Your customers are posting, commenting and tweeting about your brand online—there’s no question about it. As a result, more companies are beginning to understand the importance of listening to what their audiences are saying and engaging them. Some of them have even built social media into their overall marketing strategy.
I’m always impressed by those brands willing to participate in active discussions on social channels, or others that are brave enough to resolve a customer service issue in the social media spotlight. But those who truly impress have turned their social channels into feeds for creativity, storytelling and excitement for what they are sharing online.
Below we’ve compiled a list of unique ways some of the biggest brands are interacting with their audiences on social platforms.
Based on its Twitter feed, it’s clear AT&T loves hashtags and creating buzz with shareable, user-generated content. One of the current AT&T campaigns called #BeTheFan is inspired by ESPN College GameDay. Every week, AT&T uploads a new football fan challenge to the #BeTheFan website. Fans have to use their smartphones to snap a photo of them carrying out the specific challenge of the week (last week fans had to submit a photo of their game day fan-wear). Then users post the image to Twitter, Instagram or Vine and tag it with #BeTheFan.
As a brand, CEO or industry thought leader, it can be difficult cram a message into 140 characters or less. Crafting the perfect tweet takes time and patience, which can lead to content delays and frustrating experiences for audiences and the person behind the tweet. But using Twitter as a medium for Q&A removes the formality and structure of a traditional interview and forces direct and concise questions and answers.
In December 2011, Tom Petty met up with his fans on Twitter for a live chat session. In 90 minutes, Petty answered more than 100 fan questions on topics ranging from musical gear to what he likes to eat for dinner.
Customers who follow and engage with your brand on social channels are some of your biggest fans. For those who frequently share your content or participate in discussions about your brand, a little recognition can go a long way.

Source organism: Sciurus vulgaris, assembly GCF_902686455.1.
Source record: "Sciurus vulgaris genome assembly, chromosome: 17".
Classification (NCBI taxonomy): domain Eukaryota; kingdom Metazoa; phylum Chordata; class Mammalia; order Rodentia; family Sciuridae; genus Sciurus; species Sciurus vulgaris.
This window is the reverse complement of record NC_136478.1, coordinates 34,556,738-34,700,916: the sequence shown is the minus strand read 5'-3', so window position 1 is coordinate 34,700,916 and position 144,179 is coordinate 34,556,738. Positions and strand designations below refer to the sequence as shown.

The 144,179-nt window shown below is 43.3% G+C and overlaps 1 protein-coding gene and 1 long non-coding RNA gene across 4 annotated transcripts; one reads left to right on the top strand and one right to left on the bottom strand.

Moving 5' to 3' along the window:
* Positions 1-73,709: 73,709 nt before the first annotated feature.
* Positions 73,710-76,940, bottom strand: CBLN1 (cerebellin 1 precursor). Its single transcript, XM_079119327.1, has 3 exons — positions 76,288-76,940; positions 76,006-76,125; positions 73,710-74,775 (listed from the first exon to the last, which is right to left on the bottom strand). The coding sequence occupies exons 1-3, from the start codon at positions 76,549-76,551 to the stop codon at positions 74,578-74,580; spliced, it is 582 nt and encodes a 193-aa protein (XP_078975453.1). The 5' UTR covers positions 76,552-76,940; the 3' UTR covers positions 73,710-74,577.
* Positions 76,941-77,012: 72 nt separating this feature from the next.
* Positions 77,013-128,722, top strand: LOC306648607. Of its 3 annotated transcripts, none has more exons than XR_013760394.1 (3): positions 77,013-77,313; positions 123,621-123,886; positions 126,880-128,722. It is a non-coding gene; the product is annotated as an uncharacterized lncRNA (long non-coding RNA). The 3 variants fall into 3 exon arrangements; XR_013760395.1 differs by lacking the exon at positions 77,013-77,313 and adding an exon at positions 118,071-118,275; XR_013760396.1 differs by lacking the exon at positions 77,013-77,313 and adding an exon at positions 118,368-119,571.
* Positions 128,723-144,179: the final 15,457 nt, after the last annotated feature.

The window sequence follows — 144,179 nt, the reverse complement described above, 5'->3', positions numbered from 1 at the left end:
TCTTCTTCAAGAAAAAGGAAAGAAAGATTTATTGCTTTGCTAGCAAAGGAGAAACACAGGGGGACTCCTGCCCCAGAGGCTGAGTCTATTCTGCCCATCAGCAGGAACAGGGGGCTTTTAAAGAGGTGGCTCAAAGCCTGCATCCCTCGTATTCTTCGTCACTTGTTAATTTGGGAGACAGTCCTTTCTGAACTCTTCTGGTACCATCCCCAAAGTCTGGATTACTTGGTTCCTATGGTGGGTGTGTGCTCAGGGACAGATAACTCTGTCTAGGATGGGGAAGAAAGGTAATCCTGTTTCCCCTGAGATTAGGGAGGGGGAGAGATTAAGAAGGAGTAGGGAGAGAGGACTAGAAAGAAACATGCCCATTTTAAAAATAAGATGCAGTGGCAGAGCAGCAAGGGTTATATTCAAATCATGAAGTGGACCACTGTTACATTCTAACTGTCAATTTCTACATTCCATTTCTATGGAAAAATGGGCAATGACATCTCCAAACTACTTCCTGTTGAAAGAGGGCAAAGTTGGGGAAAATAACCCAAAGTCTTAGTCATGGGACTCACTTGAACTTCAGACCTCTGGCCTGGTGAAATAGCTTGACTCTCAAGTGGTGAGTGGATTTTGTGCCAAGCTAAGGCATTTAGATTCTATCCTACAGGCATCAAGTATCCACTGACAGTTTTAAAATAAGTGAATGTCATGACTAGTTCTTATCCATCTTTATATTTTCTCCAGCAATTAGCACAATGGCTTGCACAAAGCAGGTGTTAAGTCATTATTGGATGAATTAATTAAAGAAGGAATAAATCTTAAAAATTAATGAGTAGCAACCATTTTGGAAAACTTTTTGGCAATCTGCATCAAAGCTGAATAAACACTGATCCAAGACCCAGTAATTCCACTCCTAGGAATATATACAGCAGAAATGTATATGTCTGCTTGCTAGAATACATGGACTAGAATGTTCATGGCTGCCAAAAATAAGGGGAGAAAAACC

Every week, Dunkin’ Donuts puts its fans front and center on its Facebook cover image. Customers show Dunkin’ how big of fans they are by submitting photos of themselves through the Fan of the Week Photo Gallery app on Dunkin’ Donuts’ Facebook page. The selected fan gets a Facebook shout out along with their image on the week’s cover photo and on the Dunkin’ Donuts digital billboard in Times Square.
Have you ever connected with a story so much that when it was finally over you felt lost, as if it actually were “the end of an era?” That was my reaction when the show “Friends” finally left the air. Almost 10 years later, I still catch myself watching re-runs on television or popping in a DVD from one of the 10 seasons. But now, thanks to Warner Bros. Entertainment and a huge community of “Friends” enthusiasts, there’s a Facebook page full of show photos and commentary, shared in the same tone and voice as our favorite “Friends” characters.
More than 18 million “Friends” Facebook fans share, comment and like pieces of content that bring back memories of the show and keep us engaged with the characters nearly a decade later.
Much like with the show “Friends,” Warner Bros. has created a fan page for every Warner Bros. movie, television show and video game so fans can immerse themselves amongst some of their favorite personalities in entertainment.
For technology and consumer goods, social media channels can be hotspots for reviews, technical questions, customer issues and more. If your most active users have something to say about your product, you’ll know it.
Depending on your product or service, your brand may have an opportunity to engage your audience through an idea exchange, or a place where customers can submit ideas, collaborate on their development and vote for the ones they like best. With this kind of forum, your brand is engaging users in a collaborative space where they can brainstorm about the future and potential of your product.
In 2010, Ford Motor Company launched “Your Ideas” where consumers can submit, share, rate and review their ideas for Ford’s automotive technologies. Since the launch, Ford has gathered more than 3,000 ideas for future automotive features, enhancements and improvements—an excellent example of how a company is “turning to the social Web as an innovative way of generating new vehicle feature ideas that customers really want and value,” stated Mark Fields, Chief Operating Office of Ford Motor Company.
You do not have to be a top brand with an enormous marketing budget to start engaging your audience. But before you launch a hashtag campaign or an open call for your Facebook fan of the week, do a little digging into your online audience:
What tips do you have for developing a social media engagement strategy? Share them in the comments below!
Jennifer King is a Brand Journalist with Kuno Creative, where she applies her skills as a journalist to develop engaging content for B2B clients. Her work has appeared in online publications such as Lifehacker, Forbes and Great Place to Work. Connect with her on LinkedIn and Twitter.
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